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What’s Wrong with the World is dedicated to the defense of what remains of Christendom, the civilization made by the men of the Cross of Christ. Athwart two hostile Powers we stand: the Jihad and Liberalism...read more

Cathleen Falsani: Irony-challenged

I had never heard of Cathleen Falsani until this evening while surfing the internet. I came across her forthcoming book on the Zondervan website. She seemed like a nice enough lady, the sort of person with which I could have easily imagined myself becoming friends. But then I read these comments of hers, published on the Huffington Post, on the occasion of Jerry Falwell's death:

In fact, my very first thought upon hearing of the Rev. Falwell's passing was: Good.

And I didn't mean "good" in a oh-good-he's-gone-home-to-be-with-the-Lord kind of way. I meant "good" as in "Ding-dong, the witch is dead."

But that thought -- good riddance, I suppose -- was not meant to be cruel or malicious. After all, the faith that the Rev. Falwell and I share teaches us that he was, at that moment, in a far better place, with Jesus in heaven, and not roasting on a spit in Hell's kitchen.

By shrugging off his mortal coil, the Rev. Falwell had ceased to suffer the pain of humanity.

Still, I'm not particularly proud of my knee-jerk reaction. But there it is....

My initial reaction to the Rev. Falwell's death was, and remains, relief -- not unlike the ease I felt when a particularly nasty bully who used to spit at me on the playground and threaten to beat me up after school moved to another town.

The Rev. Falwell was a spiritual bully. He was the Tony Soprano to Pat Robertson's Paulie Walnuts....

And if there's one thing I learned from the Rev. Falwell's example, it was to heed Jesus' warning to "judge not."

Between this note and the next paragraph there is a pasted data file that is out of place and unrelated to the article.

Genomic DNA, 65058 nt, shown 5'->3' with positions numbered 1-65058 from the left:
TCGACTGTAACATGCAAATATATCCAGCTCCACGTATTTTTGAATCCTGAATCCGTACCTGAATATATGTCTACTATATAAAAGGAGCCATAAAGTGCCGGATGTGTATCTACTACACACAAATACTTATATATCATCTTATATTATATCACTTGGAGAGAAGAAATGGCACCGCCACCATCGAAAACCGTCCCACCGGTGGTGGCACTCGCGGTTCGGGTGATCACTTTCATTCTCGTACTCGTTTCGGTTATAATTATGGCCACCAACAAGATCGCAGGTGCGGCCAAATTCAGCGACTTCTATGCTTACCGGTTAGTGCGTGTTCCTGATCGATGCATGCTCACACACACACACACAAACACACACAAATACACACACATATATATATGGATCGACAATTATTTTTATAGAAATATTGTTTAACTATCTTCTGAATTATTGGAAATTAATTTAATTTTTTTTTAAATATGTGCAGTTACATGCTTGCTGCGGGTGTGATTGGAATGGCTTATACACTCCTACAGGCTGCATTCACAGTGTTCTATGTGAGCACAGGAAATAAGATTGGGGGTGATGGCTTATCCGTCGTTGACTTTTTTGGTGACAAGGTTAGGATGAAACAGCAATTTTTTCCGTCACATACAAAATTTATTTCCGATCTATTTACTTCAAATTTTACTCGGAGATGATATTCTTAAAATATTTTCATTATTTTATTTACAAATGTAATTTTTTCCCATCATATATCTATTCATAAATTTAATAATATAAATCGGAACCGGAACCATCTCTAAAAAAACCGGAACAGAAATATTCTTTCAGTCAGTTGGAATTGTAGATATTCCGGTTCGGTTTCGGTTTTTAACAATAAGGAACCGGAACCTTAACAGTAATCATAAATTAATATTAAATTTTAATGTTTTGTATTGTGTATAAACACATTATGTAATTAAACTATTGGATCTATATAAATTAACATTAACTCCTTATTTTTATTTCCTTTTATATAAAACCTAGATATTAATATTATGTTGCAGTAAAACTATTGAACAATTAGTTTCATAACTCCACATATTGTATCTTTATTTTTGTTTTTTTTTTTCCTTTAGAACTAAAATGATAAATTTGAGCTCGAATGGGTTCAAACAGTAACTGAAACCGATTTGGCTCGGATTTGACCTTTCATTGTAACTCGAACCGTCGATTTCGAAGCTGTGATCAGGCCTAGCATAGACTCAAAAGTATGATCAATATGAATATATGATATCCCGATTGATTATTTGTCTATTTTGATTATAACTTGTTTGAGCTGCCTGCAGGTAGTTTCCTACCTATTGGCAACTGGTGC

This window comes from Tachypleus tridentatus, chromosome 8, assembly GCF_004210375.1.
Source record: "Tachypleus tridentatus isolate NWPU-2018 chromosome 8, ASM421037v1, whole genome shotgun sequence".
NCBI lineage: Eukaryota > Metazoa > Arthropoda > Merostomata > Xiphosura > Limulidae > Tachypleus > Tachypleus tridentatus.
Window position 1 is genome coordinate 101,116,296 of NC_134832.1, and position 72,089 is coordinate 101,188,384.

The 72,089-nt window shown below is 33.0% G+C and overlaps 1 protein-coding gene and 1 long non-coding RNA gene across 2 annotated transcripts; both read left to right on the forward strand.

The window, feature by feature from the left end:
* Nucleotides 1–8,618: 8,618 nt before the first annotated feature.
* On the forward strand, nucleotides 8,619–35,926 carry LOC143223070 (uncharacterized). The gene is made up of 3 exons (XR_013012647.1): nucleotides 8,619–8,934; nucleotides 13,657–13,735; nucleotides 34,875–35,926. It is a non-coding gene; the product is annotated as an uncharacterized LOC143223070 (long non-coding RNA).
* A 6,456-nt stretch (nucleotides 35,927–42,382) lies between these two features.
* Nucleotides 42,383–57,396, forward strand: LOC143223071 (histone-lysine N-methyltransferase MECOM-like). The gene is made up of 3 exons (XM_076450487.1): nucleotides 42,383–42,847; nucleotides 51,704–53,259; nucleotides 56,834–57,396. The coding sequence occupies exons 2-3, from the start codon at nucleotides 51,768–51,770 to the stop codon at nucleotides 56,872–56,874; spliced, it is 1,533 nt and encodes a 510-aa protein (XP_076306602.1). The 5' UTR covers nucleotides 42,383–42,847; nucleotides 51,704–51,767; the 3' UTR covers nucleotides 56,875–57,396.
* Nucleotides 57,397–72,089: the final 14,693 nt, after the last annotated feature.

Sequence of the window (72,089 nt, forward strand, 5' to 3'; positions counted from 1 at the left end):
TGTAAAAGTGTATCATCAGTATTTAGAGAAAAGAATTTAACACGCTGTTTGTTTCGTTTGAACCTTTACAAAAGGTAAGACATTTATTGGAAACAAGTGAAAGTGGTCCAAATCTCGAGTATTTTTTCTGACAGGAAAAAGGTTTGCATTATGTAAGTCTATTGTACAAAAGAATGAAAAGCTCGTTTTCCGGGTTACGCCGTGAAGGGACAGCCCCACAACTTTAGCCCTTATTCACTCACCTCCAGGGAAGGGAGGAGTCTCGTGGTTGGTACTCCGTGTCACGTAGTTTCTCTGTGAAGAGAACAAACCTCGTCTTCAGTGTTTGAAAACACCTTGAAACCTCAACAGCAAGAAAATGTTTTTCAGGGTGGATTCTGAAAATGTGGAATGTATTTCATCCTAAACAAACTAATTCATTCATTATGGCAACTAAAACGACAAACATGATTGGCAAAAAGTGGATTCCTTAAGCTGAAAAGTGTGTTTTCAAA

I won't miss having to apologize for the insensitive, mean-spirited, sometimes downright hateful things the Rev. Falwell said in the name of Christ. I won't miss having to explain that not all evangelicals are like the Rev. Falwell, that not all of us are that self-righteous, judgmental and holier than thou.

It takes an awful lot to shock me these days, but that did it.

To be sure, I share, as many of you no doubt share, some of Ms. Falsani's concerns and criticisms on how the Rev. Falwell spoke and conducted himself over the years. Like her, and like many of you, I cringed on more than one occasion when I saw and heard him on television opining on certain controversial issues. It is clear that he could have been more artful and winsome and less combative. And he probably should have allowed some of his talented and credentialed faculty members at Chancellor Falwell's Liberty University (e.g., Gary Habermas) to speak in his stead on matters in which the Rev. (and Chancellor) Falwell was clearly out of his depth.

Although there are many people with which I disagree on matters of politics and faith, it would never occur to me to take pleasure in their deaths. In fact, if I did find such feelings emerging from my heart, I hope I would immediately acquire a sense of shame. I would then take my sin to the Church, confessing it privately to my priest. I would certainly not publish it on the internet, "confessing" it passive aggressively on a widely-read blog.

The irony, of course, is that Ms. Falsani, who finds the Rev. Falwell to be too "judgmental," unleashes on him a severity of judgment that if offered by the Rev. Falwell against practically anyone on Earth (except, probably, Pat "Paulie Walnuts" Robertson) would quickly incur Ms. Falsani's ungracious wrath.

By the way, Ms. Falsani's forthcoming book is entitled, Sin Boldly: A Field Guide for Grace

Comments (10)

I once heard an Evangelical say, "The Christian army is the only army that shoots its own wounded."

Sadly, I have seen his words proved correct many times over.